I’m not sure what drew me to this book. I’m not adopted, and I’m not aware of anyone close to me who was either adopted or surrendered a child for adoption. But it was probably the subtitle that pulled me in: ‘The hidden history of women who surrendered children for adoption in the decades before Roe v. Wade.’
The ‘solution’ to unplanned pregnancies for many anti-choice people is for the woman to carry the pregnancy to term and then surrender the child for adoption. That of course doesn’t solve the issue for women who don’t want to be pregnant (regardless of whether they want to raise their child). But it also really doesn’t take into account the impact surrendering a child for adoption has on many of the women who give birth.
This book is, to borrow a totally clichéd phrase, heart-wrenching. The focus is primarily on the middle-class white women who, between the mid-1940s and mid-1960s found themselves pregnant and (sometimes, although not always) alone. Ms. Fessler points out that during that time white women in the U.S. were surrendering children at a rate many times that of black women, which in part explains why the vast majority of the women she spoke to come from this demographic. The overwhelming common thread in these stories is not care for the young women, or even care for the children they gave birth to; instead, it seemed most families were mostly just concerned about being embarrassed by their daughters, and these young women were punished for that.
And it’s always the daughters. It appears that, for the most part, the young men and boys involved in the pregnancy were not affected – they certainly weren’t kicked out of high school like their pregnant girlfriends (which was the law in some places), and they weren’t sent away to maternity homes to finish out the nine months, deliver the child, and have the child taken away. Sounds kind of familiar, doesn’t it? Young teen and single moms are often derided still today, but I don’t see anyone going after the men who were just as present at the time of conception.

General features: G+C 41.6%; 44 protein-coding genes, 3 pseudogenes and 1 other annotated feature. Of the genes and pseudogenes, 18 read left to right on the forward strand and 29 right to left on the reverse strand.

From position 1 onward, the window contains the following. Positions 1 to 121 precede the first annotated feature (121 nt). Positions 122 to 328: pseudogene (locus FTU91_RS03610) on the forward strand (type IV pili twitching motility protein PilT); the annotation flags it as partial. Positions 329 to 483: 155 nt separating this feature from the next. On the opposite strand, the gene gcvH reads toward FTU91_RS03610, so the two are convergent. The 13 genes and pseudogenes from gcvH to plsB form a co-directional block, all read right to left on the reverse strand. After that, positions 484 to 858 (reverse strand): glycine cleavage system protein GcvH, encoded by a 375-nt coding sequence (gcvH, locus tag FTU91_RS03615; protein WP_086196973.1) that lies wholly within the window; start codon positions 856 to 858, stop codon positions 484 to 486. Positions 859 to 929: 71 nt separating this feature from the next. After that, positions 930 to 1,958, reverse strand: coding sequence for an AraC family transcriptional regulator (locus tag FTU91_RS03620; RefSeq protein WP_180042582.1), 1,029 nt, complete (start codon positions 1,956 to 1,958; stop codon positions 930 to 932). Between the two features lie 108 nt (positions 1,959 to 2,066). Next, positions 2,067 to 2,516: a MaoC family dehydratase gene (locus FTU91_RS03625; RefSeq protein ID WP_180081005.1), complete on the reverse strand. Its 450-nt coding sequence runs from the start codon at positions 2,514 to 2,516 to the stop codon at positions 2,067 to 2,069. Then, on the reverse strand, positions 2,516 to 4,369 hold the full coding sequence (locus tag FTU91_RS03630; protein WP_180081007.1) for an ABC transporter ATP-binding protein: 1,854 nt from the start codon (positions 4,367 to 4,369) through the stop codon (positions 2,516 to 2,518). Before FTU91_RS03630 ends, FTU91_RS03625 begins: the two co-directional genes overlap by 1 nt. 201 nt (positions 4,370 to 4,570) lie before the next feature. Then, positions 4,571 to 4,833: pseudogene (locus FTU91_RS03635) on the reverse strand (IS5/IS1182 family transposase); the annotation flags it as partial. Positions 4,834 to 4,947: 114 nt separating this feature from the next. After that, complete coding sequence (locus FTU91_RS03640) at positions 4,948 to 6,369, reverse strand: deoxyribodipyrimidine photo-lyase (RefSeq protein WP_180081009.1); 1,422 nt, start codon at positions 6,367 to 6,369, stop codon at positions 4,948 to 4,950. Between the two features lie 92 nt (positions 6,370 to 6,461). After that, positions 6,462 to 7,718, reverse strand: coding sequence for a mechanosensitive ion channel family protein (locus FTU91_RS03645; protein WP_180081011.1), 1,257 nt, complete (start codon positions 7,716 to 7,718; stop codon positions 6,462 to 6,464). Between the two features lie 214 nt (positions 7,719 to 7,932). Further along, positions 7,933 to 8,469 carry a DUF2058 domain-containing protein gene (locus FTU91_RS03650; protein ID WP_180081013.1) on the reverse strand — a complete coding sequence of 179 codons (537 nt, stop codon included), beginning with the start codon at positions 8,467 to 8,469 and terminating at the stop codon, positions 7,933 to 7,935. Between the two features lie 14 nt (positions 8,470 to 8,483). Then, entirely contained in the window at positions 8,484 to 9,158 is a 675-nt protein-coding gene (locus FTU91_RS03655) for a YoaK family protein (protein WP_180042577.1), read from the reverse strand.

There’s so much wrong with what so many of these women went through. From not being informed of their rights, to being treated like crap by parents who clearly didn’t know how to care enough about their children (only about how the rest of the town might talk about them), these young women tell their stories throughout Ms. Fessler’s book. Each chapter is filled with quotes from women the author interviewed, and then followed by two chapters that are each one woman’s story told to illustrate the points being made. The biggest take-away for me is that these women should have been given the support they needed to keep their children if they wanted them; they instead were essentially treated like breeders for more ‘worthy’ couples. These women did not owe their children to these couples who wanted to adopt, but the social workers, nuns, priests and maternity home staff seemed to do all they could to convince these women that it was not fair to their children to keep them.
This certainly isn’t meant to deride adoptive families – I actually do know parents who have chosen to adopt children, and they provide loving, wonderful homes for these kids. But they weren’t owed the children by the women who surrendered them. And for the mothers who gave birth to them, they can face a lifetime of sadness, anger, and distrust. I feel almost honored to have had the chance to read these women’s stories, and I appreciate that Ms. Fessler, an adoptee herself, took the time to gather these histories together.